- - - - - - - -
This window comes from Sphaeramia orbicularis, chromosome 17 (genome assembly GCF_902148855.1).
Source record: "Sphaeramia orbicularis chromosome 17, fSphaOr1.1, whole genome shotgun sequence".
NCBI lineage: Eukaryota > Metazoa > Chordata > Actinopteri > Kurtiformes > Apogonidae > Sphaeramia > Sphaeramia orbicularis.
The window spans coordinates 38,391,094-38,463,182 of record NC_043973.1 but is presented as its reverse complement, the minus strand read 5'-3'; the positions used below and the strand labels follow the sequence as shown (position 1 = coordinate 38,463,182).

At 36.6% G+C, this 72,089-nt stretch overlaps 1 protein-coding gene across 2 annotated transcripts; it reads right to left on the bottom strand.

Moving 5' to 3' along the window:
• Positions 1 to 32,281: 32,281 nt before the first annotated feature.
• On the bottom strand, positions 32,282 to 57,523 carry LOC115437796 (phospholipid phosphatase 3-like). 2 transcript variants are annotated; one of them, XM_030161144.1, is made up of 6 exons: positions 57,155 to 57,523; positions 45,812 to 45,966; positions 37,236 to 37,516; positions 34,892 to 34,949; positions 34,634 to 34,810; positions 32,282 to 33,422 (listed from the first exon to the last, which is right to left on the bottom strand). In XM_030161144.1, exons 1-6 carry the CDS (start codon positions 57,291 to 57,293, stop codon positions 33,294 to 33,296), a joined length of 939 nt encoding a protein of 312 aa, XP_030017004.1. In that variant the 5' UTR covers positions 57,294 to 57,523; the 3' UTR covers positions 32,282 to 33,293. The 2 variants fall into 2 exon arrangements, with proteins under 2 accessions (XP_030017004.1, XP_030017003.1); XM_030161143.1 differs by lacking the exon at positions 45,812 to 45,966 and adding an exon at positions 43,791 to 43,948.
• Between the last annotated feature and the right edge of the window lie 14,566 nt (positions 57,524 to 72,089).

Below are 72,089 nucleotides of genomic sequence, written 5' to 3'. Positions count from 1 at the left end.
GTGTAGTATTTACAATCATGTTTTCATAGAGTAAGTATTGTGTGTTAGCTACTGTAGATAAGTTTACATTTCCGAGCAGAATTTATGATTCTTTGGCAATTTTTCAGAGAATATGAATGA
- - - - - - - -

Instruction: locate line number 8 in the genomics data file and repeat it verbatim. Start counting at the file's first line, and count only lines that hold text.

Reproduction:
• On the bottom strand, positions 32,282 to 57,523 carry LOC115437796 (phospholipid phosphatase 3-like). 2 transcript variants are annotated; one of them, XM_030161144.1, is made up of 6 exons: positions 57,155 to 57,523; positions 45,812 to 45,966; positions 37,236 to 37,516; positions 34,892 to 34,949; positions 34,634 to 34,810; positions 32,282 to 33,422 (listed from the first exon to the last, which is right to left on the bottom strand). In XM_030161144.1, exons 1-6 carry the CDS (start codon positions 57,291 to 57,293, stop codon positions 33,294 to 33,296), a joined length of 939 nt encoding a protein of 312 aa, XP_030017004.1. In that variant the 5' UTR covers positions 57,294 to 57,523; the 3' UTR covers positions 32,282 to 33,293. The 2 variants fall into 2 exon arrangements, with proteins under 2 accessions (XP_030017004.1, XP_030017003.1); XM_030161143.1 differs by lacking the exon at positions 45,812 to 45,966 and adding an exon at positions 43,791 to 43,948.